Have you read the news lately? Then you know just how crazy people can be. Every day there’s another story Read more →
Vagabond Volume 37 Review: Slow Paced Historical Fiction
Manga and anime based on Japan’s History is fairly common. Although most of these will usually focus more on action and violence, this is not the case for Vagabond. Vagabond is based on the famous samurai known as Miyamoto Musashi. While one would expect such a manga to be about battles and Miyamoto fighting people, this is not the case for volume 37. While this could be considered a strength for Vagabond, the execution of the idea tarnishes what would otherwise be a great drama.
Volume 37 of Vagabond tells the tale of Miyamoto’s attempt to save a village that is on the brink of starving to death. Life and death hang in the balance, and it all depends on an upcoming crop of rice that is being grown. If the crop survives, so will the village. All the while Miyamoto helps the villagers with the farm while also instructing them on how to protect themselves from any dangers. Since this is mostly a drama, the pace is slow as expected. Unfortunately, there are times where it feels a little too slow. At the same time there are moments where the story jumps ahead a little and it is difficult to follow along with what is going on. That said, it is a nice change of pace to see some historical fiction for Japanese history that doesn’t involve war or violence.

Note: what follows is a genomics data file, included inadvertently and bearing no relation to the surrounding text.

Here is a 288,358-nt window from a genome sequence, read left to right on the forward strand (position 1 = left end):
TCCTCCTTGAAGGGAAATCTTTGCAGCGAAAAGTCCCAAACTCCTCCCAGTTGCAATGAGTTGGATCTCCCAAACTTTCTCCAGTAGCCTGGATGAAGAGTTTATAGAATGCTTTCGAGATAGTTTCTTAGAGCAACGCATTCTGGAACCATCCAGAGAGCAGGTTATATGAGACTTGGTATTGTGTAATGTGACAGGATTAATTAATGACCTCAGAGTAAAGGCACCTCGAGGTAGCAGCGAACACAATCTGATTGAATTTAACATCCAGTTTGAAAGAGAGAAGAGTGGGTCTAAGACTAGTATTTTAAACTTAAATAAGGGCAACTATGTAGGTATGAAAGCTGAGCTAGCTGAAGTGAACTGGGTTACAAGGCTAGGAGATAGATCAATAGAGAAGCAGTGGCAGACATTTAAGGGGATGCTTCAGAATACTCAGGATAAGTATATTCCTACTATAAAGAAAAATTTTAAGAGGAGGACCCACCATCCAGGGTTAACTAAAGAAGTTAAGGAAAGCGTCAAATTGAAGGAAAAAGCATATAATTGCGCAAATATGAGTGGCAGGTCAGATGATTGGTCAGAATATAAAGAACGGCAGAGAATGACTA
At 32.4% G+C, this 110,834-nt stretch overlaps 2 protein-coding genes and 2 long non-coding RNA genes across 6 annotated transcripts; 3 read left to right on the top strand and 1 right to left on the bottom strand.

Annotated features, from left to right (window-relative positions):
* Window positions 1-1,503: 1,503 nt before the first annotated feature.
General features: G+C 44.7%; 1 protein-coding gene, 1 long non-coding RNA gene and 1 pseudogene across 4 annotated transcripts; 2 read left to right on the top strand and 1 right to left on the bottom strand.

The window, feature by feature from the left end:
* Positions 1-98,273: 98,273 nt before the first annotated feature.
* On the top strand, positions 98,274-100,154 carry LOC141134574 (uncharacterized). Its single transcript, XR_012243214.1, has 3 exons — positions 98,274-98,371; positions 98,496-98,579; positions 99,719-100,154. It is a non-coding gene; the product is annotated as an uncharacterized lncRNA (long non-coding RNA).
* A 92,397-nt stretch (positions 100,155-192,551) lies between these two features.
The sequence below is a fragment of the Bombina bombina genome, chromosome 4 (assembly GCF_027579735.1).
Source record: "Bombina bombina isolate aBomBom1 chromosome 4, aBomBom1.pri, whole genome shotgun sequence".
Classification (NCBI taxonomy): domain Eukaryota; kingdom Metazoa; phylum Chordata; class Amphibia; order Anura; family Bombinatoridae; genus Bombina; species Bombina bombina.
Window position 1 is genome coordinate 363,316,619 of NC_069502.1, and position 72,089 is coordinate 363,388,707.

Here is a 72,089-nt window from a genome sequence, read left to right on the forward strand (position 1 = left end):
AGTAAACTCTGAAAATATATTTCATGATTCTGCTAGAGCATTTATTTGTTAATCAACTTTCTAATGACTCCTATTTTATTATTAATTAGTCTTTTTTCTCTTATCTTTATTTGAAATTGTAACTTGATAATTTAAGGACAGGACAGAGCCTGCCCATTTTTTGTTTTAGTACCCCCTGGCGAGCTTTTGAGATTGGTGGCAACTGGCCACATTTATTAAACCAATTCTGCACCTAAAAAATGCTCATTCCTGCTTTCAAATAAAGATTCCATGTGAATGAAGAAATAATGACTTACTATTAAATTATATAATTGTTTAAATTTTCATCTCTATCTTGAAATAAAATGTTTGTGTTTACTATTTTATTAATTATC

While the art style has a realistic tone to it, I think this is personally my least favorite manga in terms of art. The ink/pencil style with a bunch of random lines used on faces and shading can be very distracting, and the art is often not particularly easy on the eye. Children look like deformed, miniature adults and the women don’t even look human. There are even a few moments in the manga that don’t make any sense simply because of how the scene is depicted in the art, particularly near the end of the volume.
This volume seems like a one off in the series, like a little side story or something. The end of the volume implies that Miyamoto will be heading out to another location, and it sounds like there will be a change of pace in future volumes since it is likely there will be lots of combat involved given what time period in Japan this manga takes place in.
I can’t really recommend this manga to anyone except for people that consider themselves to be Japanese History enthusiasts that are into historical fiction based on historical figures like Miyamoto Musashi. The pacing is too slow, and it feels like the story is just skipping around with a bare bones outline. It would have been nice to show more of Miyamoto learning how to live among a village of farmers in a life style that is likely far more peaceful than what you’d expect from the chaotic Sengoku period. Although if you are into this genre, than you will likely enjoy Vagabond Volume 37.